Look at it! Years before translucent iMacs became a thing, Radio Shack sold a series of clear landline phones, including this number…
100% through-hole components and an actual, physical, ringing bell. This one also had incandescent bulbs in the handset and base that would flash when the phone rings (a later model used neon tubes).
The “P / T” switch selected between pulse and tone dial modes, as a few phone exchanges still couldn’t handle this newfangled tone dialing thing.
The electronics are almost entirely discrete, with ONE single IC chip in the handset:
…a UM91210 Tone/Pulse dialer with redial memory. “UM,” by the way, stood for Unicorn Microelectronics. For reals. I am not making this up.
“Speed dial” in those days consisted of a small slip of paper on which frequently-used numbers could be written:
But my favorite detail of this phone…it’s most distinctive, most “period” attribute, even moreso than a cord or bell…is a subtle thing right here:
Prior to an anti-monopoly ruling in 1968, buying a home telephone was not an option…all equipment was rented from AT&T. To minimize returns and service calls, their gear was incredibly overbuilt, indestructible…and heavy. The new third-party telephones were less durable and less expensive…but to mimic the familiar heft of classic phones, it was common to have idle weight bolted in both the handset and base. This pattern persisted for years until cordless phones and lightweight office handsets became a familiar norm.
Old electronic equipment is sometimes derisively referred to as a “boat anchor.” These vintage phones literally incorporated anchors as a feature.
Stop breadboarding and soldering – start making immediately! Adafruit’s Circuit Playground is jam-packed with LEDs, sensors, buttons, alligator clip pads and more. Build projects with Circuit Playground in a few minutes with the drag-and-drop MakeCode programming site, learn computer science using the CS Discoveries class on code.org, jump into CircuitPython to learn Python and hardware together, or even use Arduino IDE. Circuit Playground Express is the newest and best Circuit Playground board, with support for MakeCode, CircuitPython, and Arduino. It has a powerful processor, 10 NeoPixels, mini speaker, InfraRed receive and transmit, two buttons, a switch, 14 alligator clip pads, and lots of sensors: capacitive touch, IR proximity, temperature, light, motion and sound. A whole wide world of electronics and coding is waiting for you, and it fits in the palm of your hand.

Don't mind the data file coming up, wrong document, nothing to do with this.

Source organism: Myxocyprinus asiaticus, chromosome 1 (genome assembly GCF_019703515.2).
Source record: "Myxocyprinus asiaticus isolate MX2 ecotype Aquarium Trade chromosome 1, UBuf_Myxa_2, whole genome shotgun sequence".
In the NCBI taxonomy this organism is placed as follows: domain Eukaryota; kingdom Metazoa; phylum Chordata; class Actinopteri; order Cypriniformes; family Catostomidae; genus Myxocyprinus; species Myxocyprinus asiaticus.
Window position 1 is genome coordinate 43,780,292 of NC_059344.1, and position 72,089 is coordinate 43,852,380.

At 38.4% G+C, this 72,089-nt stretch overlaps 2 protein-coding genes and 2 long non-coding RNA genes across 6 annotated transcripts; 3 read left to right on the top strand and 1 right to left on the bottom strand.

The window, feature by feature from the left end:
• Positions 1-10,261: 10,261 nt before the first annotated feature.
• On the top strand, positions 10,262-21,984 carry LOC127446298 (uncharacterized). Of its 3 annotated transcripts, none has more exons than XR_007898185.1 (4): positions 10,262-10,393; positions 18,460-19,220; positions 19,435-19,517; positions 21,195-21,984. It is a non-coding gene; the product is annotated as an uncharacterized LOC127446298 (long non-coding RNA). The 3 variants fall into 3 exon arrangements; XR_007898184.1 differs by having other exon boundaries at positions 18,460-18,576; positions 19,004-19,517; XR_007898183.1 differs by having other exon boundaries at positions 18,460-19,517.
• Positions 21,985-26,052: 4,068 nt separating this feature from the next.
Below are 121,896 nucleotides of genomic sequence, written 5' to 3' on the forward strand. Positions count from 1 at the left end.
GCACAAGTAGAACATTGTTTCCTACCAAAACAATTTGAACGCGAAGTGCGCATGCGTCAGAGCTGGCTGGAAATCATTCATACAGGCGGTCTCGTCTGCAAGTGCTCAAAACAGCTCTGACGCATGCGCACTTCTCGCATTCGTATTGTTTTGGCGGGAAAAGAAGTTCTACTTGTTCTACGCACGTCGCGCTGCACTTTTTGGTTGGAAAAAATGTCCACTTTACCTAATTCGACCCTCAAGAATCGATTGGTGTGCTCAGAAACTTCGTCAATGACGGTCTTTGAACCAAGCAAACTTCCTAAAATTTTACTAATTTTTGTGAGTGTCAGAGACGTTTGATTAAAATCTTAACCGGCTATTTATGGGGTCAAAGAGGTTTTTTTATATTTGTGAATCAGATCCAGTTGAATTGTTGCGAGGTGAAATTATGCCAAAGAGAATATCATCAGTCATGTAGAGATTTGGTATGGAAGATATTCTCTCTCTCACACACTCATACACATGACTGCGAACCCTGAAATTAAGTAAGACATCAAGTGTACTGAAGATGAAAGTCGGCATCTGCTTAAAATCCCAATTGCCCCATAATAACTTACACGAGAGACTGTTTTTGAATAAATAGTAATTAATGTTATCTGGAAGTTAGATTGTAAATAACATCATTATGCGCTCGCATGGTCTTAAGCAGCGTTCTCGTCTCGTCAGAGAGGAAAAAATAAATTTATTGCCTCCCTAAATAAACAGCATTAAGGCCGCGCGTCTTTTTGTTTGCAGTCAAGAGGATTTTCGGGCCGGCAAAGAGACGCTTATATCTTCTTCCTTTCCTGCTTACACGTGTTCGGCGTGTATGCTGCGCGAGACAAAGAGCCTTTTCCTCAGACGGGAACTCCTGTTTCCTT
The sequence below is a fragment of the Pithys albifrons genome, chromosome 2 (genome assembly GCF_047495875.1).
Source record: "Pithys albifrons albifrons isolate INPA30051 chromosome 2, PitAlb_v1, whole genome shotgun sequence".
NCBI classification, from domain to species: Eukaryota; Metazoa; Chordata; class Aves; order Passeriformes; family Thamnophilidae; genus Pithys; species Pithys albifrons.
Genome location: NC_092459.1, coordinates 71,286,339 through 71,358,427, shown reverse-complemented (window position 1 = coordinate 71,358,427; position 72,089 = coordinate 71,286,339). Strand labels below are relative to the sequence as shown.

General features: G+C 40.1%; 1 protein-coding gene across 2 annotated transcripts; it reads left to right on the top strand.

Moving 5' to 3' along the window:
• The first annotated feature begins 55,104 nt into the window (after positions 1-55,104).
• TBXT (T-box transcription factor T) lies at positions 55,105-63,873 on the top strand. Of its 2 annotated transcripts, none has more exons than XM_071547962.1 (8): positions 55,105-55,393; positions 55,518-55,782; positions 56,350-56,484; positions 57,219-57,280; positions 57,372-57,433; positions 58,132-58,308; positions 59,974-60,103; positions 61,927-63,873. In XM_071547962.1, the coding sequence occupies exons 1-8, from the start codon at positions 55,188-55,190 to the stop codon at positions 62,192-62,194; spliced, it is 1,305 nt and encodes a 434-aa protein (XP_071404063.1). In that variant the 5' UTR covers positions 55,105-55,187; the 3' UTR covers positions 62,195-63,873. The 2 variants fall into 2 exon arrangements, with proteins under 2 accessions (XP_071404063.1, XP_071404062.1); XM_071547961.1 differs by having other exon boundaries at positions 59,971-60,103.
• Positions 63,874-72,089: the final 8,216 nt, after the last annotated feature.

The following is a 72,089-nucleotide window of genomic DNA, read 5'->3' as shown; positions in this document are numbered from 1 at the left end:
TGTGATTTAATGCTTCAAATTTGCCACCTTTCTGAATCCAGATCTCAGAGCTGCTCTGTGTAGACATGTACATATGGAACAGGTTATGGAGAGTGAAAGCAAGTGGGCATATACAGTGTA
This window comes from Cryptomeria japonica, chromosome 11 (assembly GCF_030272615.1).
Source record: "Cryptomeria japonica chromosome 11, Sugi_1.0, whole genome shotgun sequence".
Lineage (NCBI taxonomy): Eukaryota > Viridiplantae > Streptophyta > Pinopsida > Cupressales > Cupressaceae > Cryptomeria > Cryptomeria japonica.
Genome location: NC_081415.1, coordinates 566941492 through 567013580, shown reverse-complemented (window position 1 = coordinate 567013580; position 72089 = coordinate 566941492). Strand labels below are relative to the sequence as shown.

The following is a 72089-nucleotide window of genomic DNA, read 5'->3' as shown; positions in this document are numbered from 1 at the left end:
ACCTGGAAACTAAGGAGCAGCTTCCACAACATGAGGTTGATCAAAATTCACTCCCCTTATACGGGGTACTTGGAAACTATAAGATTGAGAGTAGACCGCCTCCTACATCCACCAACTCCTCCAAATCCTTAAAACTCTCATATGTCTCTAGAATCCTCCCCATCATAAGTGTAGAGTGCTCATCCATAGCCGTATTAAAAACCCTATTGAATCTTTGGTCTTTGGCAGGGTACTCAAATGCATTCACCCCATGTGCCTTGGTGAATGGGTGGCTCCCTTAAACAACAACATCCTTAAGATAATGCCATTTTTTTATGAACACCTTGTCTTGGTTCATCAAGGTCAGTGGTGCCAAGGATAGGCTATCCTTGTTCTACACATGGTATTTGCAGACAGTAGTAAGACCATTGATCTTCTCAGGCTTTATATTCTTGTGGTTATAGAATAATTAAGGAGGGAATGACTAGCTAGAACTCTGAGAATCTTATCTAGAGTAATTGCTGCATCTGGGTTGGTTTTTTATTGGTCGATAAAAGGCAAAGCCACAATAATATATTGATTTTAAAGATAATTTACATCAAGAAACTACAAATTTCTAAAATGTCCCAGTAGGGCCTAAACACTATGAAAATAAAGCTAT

Python for Microcontrollers — sysfs is dead! long live libgpiod! libgpiod for linux & Python running hardware @circuitpython @micropython @ThePSF #Python @Adafruit #Adafruit
Get the only spam-free daily newsletter about wearables, running a "maker business", electronic tips and more! Subscribe at AdafruitDaily.com !
More interesting is what tech was “high tech” when this was a thing (I remember being tiny and wanting this EXACT phone from the catalog!)
This was around the time that services started becoming more digital. I live in CT, and we always had our own independent phone company, one of the few that remained always away from Ma Bell– SNETCO. They were quite quick in moving to digital switching, and processor controlled IO. Around the late 80’s they came out with a service called TotalPhone.
It was based around the button to the right of the p/t switch, labelled reset. What it did was disconnect the tip (tip top, ring red right) for a specified number of milliseconds based on the circuit. Apparently it was standardized enough that SNETCO could detect the disconnect and instead of disconnecting the call, could do things *impossible* until then on a single line, like put the call on hold, let you call someone else, and upon hitting the reset button again, conference the two together–for $5 a month.
At least, this is how I remember that button, it may have been later that it was standardized. But still. I’m only 34–today is my birthday–and this pops up on feedly.
The phone company also used to charge extra for touch-tone dialling. My parents wouldn’t spring for it even after we had a push-button phone in the house, so you could hear the phone simulate the switchhook clicks of a rotary phone every time you dialled.